I remember when I was a kid there were these independent TV stations--they would have strange shows. One was called the 'Bluebird of Happynews.' It only had...yeah, right...happy news.

Those pre-cable many great local shows. It was better than community access since they got paid and could do more but still be strange.

Of course, I don't have cable. Maybe public access is amazing and fantastic? I only remember a few hideously boring faux talk shows that I watched at my in-laws house.

Talked to a guy today...He told me how he got across the border. Well, two borders since he was from Central America. It cost him $5,000. Another friend who snuck across fronted him the money. His kids and wife are back home. He sort of has dreams of going back for a visit.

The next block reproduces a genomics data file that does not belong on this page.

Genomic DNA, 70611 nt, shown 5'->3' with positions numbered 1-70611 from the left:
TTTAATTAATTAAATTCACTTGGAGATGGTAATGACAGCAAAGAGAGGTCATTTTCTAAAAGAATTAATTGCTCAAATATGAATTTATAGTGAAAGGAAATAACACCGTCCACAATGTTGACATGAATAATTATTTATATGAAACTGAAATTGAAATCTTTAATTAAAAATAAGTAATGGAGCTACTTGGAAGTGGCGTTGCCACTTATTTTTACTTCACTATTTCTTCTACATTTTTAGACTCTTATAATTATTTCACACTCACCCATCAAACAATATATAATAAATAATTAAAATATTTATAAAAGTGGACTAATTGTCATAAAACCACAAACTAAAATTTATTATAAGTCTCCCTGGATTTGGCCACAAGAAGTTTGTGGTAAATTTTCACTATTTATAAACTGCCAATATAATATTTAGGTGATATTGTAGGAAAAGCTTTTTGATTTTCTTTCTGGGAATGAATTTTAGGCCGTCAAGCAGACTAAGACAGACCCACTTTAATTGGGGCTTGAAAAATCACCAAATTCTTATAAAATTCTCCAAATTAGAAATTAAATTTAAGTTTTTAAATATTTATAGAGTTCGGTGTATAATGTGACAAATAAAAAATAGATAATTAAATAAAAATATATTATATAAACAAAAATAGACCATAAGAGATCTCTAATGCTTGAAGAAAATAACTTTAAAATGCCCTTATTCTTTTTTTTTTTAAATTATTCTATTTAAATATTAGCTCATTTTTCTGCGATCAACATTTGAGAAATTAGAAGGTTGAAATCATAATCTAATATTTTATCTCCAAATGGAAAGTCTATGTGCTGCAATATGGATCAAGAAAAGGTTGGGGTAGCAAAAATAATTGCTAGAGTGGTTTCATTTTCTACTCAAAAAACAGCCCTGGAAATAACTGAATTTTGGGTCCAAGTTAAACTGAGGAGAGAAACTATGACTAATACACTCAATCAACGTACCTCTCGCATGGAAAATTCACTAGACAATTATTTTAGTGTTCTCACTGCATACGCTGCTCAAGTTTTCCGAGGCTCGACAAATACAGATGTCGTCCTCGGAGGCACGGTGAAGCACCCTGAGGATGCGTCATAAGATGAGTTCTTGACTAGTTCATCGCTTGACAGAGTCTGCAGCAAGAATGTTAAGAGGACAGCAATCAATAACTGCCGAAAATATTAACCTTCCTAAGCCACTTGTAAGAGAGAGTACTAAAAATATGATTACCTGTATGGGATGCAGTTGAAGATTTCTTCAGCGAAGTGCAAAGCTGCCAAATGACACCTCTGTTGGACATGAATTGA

After I talked to him I had this strange feeling and I realized it was the feeling of total admiration. All told, he supports 7 people all by himself on his minimum wage salary. All he does is work and work. He was brave enough to cross and take those risks. Just: Responsibility and guts and ambition.

I didn't know what to say...I guess I said a bunch of stupid things. It is as if you would think I would say 'wow...I am privileged...' but I don't think so--only economically. (Of course, that counts for something.) He's truly doing something important with his life.

I guess I must be arrogant. I don't admire people much, I realized. I sort of babbled because it dawned on me that here was a person capable of things that are very extraordinary--a kind of courage and sense of duty I don't think I could ever have.